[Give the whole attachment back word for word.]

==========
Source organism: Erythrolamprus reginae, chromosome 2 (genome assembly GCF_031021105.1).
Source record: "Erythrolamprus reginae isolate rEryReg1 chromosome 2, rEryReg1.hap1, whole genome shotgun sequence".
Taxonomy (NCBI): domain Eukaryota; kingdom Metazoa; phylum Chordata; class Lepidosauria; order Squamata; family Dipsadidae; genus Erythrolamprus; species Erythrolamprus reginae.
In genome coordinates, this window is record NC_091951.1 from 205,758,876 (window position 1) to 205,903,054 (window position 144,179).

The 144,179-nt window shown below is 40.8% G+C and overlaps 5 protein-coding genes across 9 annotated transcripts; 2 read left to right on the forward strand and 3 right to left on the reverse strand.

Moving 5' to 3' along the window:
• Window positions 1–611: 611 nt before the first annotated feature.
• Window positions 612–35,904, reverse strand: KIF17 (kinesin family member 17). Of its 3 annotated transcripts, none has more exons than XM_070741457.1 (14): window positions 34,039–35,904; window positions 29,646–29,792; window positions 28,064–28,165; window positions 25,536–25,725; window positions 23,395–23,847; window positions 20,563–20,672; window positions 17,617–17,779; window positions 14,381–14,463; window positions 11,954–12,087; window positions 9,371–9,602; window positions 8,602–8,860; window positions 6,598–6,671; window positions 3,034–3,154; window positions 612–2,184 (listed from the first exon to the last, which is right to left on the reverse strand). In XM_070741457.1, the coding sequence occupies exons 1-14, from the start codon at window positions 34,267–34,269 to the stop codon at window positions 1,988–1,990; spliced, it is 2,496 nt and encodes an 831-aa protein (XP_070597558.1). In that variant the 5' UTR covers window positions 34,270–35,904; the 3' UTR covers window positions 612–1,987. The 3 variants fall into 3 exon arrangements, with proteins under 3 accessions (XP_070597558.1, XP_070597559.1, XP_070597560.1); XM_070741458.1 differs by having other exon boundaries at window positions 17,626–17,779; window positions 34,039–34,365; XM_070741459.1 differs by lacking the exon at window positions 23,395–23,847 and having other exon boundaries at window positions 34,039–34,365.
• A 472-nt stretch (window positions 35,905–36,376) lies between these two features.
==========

Source organism: Erythrolamprus reginae, chromosome 2 (genome assembly GCF_031021105.1).
Source record: "Erythrolamprus reginae isolate rEryReg1 chromosome 2, rEryReg1.hap1, whole genome shotgun sequence".
Taxonomy (NCBI): domain Eukaryota; kingdom Metazoa; phylum Chordata; class Lepidosauria; order Squamata; family Dipsadidae; genus Erythrolamprus; species Erythrolamprus reginae.
In genome coordinates, this window is record NC_091951.1 from 205,758,876 (window position 1) to 205,903,054 (window position 144,179).

The 144,179-nt window shown below is 40.8% G+C and overlaps 5 protein-coding genes across 9 annotated transcripts; 2 read left to right on the forward strand and 3 right to left on the reverse strand.

Moving 5' to 3' along the window:
• Window positions 1–611: 611 nt before the first annotated feature.
• Window positions 612–35,904, reverse strand: KIF17 (kinesin family member 17). Of its 3 annotated transcripts, none has more exons than XM_070741457.1 (14): window positions 34,039–35,904; window positions 29,646–29,792; window positions 28,064–28,165; window positions 25,536–25,725; window positions 23,395–23,847; window positions 20,563–20,672; window positions 17,617–17,779; window positions 14,381–14,463; window positions 11,954–12,087; window positions 9,371–9,602; window positions 8,602–8,860; window positions 6,598–6,671; window positions 3,034–3,154; window positions 612–2,184 (listed from the first exon to the last, which is right to left on the reverse strand). In XM_070741457.1, the coding sequence occupies exons 1-14, from the start codon at window positions 34,267–34,269 to the stop codon at window positions 1,988–1,990; spliced, it is 2,496 nt and encodes an 831-aa protein (XP_070597558.1). In that variant the 5' UTR covers window positions 34,270–35,904; the 3' UTR covers window positions 612–1,987. The 3 variants fall into 3 exon arrangements, with proteins under 3 accessions (XP_070597558.1, XP_070597559.1, XP_070597560.1); XM_070741458.1 differs by having other exon boundaries at window positions 17,626–17,779; window positions 34,039–34,365; XM_070741459.1 differs by lacking the exon at window positions 23,395–23,847 and having other exon boundaries at window positions 34,039–34,365.
• A 472-nt stretch (window positions 35,905–36,376) lies between these two features.